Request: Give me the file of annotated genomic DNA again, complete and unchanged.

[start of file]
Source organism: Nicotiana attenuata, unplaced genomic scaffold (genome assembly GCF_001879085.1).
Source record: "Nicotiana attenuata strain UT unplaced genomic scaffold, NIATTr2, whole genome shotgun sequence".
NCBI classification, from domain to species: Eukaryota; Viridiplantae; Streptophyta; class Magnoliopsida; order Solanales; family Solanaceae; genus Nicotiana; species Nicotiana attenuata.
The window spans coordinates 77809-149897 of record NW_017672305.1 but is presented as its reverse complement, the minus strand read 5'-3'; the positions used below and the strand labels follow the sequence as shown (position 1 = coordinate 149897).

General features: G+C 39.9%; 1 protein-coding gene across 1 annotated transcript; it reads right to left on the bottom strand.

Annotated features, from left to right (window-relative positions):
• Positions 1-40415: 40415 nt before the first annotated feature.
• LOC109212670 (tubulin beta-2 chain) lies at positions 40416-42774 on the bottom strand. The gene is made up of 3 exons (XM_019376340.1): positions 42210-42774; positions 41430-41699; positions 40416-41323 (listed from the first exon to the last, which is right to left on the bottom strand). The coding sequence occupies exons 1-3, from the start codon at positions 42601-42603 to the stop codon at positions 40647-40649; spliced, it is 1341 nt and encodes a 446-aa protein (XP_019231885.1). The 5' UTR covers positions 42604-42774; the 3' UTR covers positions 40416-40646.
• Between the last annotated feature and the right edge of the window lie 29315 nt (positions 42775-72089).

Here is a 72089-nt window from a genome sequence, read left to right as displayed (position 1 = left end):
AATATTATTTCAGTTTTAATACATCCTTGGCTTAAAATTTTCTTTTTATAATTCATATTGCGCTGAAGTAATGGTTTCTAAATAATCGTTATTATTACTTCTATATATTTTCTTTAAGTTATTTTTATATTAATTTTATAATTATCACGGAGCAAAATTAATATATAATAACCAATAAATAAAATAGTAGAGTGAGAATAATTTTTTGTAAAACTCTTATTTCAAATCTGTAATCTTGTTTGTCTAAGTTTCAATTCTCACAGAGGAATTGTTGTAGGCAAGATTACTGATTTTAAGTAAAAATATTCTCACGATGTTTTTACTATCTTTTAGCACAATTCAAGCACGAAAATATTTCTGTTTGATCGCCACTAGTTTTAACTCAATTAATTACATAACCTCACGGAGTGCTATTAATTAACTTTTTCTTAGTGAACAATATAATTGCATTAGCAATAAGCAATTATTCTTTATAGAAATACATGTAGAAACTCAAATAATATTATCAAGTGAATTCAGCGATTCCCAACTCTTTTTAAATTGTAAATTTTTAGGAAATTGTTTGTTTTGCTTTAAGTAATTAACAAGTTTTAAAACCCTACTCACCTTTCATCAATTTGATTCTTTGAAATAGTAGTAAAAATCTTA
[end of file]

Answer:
Source organism: Nicotiana attenuata, unplaced genomic scaffold (genome assembly GCF_001879085.1).
Source record: "Nicotiana attenuata strain UT unplaced genomic scaffold, NIATTr2, whole genome shotgun sequence".
NCBI classification, from domain to species: Eukaryota; Viridiplantae; Streptophyta; class Magnoliopsida; order Solanales; family Solanaceae; genus Nicotiana; species Nicotiana attenuata.
The window spans coordinates 77809-149897 of record NW_017672305.1 but is presented as its reverse complement, the minus strand read 5'-3'; the positions used below and the strand labels follow the sequence as shown (position 1 = coordinate 149897).

General features: G+C 39.9%; 1 protein-coding gene across 1 annotated transcript; it reads right to left on the bottom strand.

Annotated features, from left to right (window-relative positions):
• Positions 1-40415: 40415 nt before the first annotated feature.
• LOC109212670 (tubulin beta-2 chain) lies at positions 40416-42774 on the bottom strand. The gene is made up of 3 exons (XM_019376340.1): positions 42210-42774; positions 41430-41699; positions 40416-41323 (listed from the first exon to the last, which is right to left on the bottom strand). The coding sequence occupies exons 1-3, from the start codon at positions 42601-42603 to the stop codon at positions 40647-40649; spliced, it is 1341 nt and encodes a 446-aa protein (XP_019231885.1). The 5' UTR covers positions 42604-42774; the 3' UTR covers positions 40416-40646.
• Between the last annotated feature and the right edge of the window lie 29315 nt (positions 42775-72089).

Here is a 72089-nt window from a genome sequence, read left to right as displayed (position 1 = left end):
AATATTATTTCAGTTTTAATACATCCTTGGCTTAAAATTTTCTTTTTATAATTCATATTGCGCTGAAGTAATGGTTTCTAAATAATCGTTATTATTACTTCTATATATTTTCTTTAAGTTATTTTTATATTAATTTTATAATTATCACGGAGCAAAATTAATATATAATAACCAATAAATAAAATAGTAGAGTGAGAATAATTTTTTGTAAAACTCTTATTTCAAATCTGTAATCTTGTTTGTCTAAGTTTCAATTCTCACAGAGGAATTGTTGTAGGCAAGATTACTGATTTTAAGTAAAAATATTCTCACGATGTTTTTACTATCTTTTAGCACAATTCAAGCACGAAAATATTTCTGTTTGATCGCCACTAGTTTTAACTCAATTAATTACATAACCTCACGGAGTGCTATTAATTAACTTTTTCTTAGTGAACAATATAATTGCATTAGCAATAAGCAATTATTCTTTATAGAAATACATGTAGAAACTCAAATAATATTATCAAGTGAATTCAGCGATTCCCAACTCTTTTTAAATTGTAAATTTTTAGGAAATTGTTTGTTTTGCTTTAAGTAATTAACAAGTTTTAAAACCCTACTCACCTTTCATCAATTTGATTCTTTGAAATAGTAGTAAAAATCTTA